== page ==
to the bancruptsy? Will the bancruptsy be able to put a stop to the collection of that payday loan? The loan payments are taken directly from my bank account via electronic check.
First off, I advise people NEVER take out a title or payday loan or go to a rent to own center. Poverty lenders charge the highest possible interest rates and often you end up in a sea of debt over a tiny loan.
Second of all, if you just took out the payday loan, the lender, if they're aggressive, will allege that you took out the loan without any intent to repay it. They could allege fraud.
The bankruptcy will stop the collection efforts, but it may not stop any potential criminal allegations, or an adversary objecting to your discharge on the grounds that you borrowed the money and then filed for bankruptcy so there was no intent to repay.
Click on "Find a Lawyer" above and consult with a bankruptcy lawyer if you do not have one. If you have a bankruptcy lawyer, ask your lawyer.
If you file on your own, expect the worst.
This is a public forum. Any questions or answers published here should not be construed as the giving or receiving of legal advice or the formation of any attorney-client relationship. You should consult with a competent attorney in the jurisdiction where your legal issues are pending and get good, solid legal advice. This being a public forum, those answers you do read are merely given for informational purposes only.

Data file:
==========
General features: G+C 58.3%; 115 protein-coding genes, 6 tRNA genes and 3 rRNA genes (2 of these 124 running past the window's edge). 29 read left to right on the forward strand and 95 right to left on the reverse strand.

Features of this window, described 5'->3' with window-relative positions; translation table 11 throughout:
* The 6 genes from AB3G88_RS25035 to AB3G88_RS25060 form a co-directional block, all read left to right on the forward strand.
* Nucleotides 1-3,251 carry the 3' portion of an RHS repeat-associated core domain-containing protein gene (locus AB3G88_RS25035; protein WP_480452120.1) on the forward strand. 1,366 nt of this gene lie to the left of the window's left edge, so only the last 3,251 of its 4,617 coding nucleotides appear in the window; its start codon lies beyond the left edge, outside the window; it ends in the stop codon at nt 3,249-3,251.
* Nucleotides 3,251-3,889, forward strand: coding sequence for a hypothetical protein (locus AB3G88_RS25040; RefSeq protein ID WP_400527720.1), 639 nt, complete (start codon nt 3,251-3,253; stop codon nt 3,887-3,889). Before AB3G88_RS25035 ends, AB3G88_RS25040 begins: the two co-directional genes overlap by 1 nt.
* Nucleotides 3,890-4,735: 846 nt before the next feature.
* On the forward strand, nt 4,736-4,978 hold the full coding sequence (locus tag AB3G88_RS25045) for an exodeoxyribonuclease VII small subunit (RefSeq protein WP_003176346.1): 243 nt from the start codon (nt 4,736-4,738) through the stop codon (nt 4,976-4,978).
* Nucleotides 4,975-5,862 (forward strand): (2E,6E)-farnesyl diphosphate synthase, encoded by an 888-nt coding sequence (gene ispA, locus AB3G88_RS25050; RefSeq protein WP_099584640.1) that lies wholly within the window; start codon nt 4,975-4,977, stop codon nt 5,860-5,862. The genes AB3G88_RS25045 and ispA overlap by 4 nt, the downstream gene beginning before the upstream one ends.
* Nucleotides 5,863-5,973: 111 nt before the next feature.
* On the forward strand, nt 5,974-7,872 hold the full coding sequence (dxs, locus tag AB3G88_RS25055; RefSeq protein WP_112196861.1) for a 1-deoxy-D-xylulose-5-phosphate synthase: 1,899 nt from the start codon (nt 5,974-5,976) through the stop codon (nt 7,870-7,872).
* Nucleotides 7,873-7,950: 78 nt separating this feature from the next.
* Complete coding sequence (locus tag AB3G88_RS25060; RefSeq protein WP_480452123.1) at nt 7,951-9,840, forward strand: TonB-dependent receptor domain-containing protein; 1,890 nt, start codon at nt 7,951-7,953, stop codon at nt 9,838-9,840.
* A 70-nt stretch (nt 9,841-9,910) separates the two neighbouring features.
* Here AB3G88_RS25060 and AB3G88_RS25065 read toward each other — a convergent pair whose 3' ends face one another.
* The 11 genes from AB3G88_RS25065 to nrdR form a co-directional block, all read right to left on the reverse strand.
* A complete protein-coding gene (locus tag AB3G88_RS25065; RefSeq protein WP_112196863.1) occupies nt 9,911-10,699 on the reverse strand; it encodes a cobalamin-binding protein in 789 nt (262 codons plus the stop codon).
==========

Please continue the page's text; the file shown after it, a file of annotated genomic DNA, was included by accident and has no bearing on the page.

I agree with Mr. Elie. There is a presumption that you are insolvent within 90 days prior to the date of your bankruptcy filing. If you file a Chapter 7 case, the lender will object to your discharge of this debt. If you file a Chapter 13 case, the lender can file a proof of claim to receive payment through your Chapter 13 plan. The automatic stay will not stop the direct draft out of bank account. Once you file the bankruptcy, contact your bank to stop the auto draft to the payday lender. You must go directly to your bank to put a stop order on the loan payments, because the bankruptcy authorities will not police this for you. You need to hire an attorney to help you with this case.
Attorney Ellle says it like it is. Proceed with caution and do get counsel.
I agree with the other answers, but offer a slightly different possibility: Depending on the amount of the loan, the lender may not find it cost effective to object to the discharge of that payday loan debt.
Payday loans are typically pretty small, so if you only have this one loan, and you have ANY kind of explanation as to how you intended to repay it at the time you took out the loan, you may be able to dissuade them from filing an objection (assuming they contact you first) or they may simply opt not to file at all.
You clearly need to have a qualified bankruptcy attorney analyze your situation.
Legal disclaimer: Mark J. Markus practices law in California only. The information is not, nor is it intended to be, legal advice. You should consult an attorney for individual advice regarding your own situation. Answering this question does not in any way constitute legal representation.
I agree with attorney, Markus. Most Payday loans are small so these companies most likely won't file a fraud action in either the Chapter 7 or Chapter 13. Contact your bank and let them know to stop the automatic deduction from your bank account.
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